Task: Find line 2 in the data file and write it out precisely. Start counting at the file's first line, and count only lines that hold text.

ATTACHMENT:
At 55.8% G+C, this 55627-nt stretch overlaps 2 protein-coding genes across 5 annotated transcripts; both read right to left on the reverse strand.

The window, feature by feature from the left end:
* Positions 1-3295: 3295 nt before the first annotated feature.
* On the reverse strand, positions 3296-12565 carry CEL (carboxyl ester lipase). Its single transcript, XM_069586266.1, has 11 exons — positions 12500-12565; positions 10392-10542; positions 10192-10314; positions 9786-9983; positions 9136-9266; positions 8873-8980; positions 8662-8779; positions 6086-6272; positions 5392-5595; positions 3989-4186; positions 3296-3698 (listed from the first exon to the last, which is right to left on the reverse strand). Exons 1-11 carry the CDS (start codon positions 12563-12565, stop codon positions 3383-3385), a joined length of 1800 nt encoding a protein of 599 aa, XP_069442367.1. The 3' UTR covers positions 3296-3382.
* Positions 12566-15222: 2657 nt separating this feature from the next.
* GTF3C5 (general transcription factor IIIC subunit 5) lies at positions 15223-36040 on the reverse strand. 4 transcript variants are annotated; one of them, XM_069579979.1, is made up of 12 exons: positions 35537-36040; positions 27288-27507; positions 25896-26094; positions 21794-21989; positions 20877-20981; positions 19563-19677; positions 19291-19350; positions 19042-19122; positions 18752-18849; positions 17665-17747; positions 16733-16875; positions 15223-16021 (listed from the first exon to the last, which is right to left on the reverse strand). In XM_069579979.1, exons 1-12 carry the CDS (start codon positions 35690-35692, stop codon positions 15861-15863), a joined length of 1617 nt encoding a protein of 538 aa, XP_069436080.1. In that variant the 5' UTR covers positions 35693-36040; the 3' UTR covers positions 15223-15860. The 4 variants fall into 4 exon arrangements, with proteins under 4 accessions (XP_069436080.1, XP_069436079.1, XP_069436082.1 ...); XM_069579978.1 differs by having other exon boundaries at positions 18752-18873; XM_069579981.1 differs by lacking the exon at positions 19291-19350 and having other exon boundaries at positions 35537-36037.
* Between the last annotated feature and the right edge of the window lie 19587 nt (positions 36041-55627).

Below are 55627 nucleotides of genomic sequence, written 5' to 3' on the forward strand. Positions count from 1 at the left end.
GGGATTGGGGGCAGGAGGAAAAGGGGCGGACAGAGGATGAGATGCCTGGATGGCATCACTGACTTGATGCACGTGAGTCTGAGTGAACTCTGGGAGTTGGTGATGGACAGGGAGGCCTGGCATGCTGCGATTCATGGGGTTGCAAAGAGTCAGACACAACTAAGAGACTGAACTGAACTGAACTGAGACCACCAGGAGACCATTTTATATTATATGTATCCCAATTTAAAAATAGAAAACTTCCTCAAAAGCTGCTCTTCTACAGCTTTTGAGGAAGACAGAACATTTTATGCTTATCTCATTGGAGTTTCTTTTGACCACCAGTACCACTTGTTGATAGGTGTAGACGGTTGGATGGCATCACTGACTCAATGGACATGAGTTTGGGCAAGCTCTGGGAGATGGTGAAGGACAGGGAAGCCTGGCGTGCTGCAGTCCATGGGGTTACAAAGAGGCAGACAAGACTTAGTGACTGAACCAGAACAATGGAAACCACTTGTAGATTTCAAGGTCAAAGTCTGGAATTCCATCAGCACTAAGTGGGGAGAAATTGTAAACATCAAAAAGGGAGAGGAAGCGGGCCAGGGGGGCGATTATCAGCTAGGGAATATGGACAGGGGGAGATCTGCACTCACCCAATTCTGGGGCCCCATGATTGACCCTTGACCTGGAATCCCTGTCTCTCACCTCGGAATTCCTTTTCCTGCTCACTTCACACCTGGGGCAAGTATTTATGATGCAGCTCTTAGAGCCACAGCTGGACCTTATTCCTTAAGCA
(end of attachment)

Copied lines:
The window, feature by feature from the left end: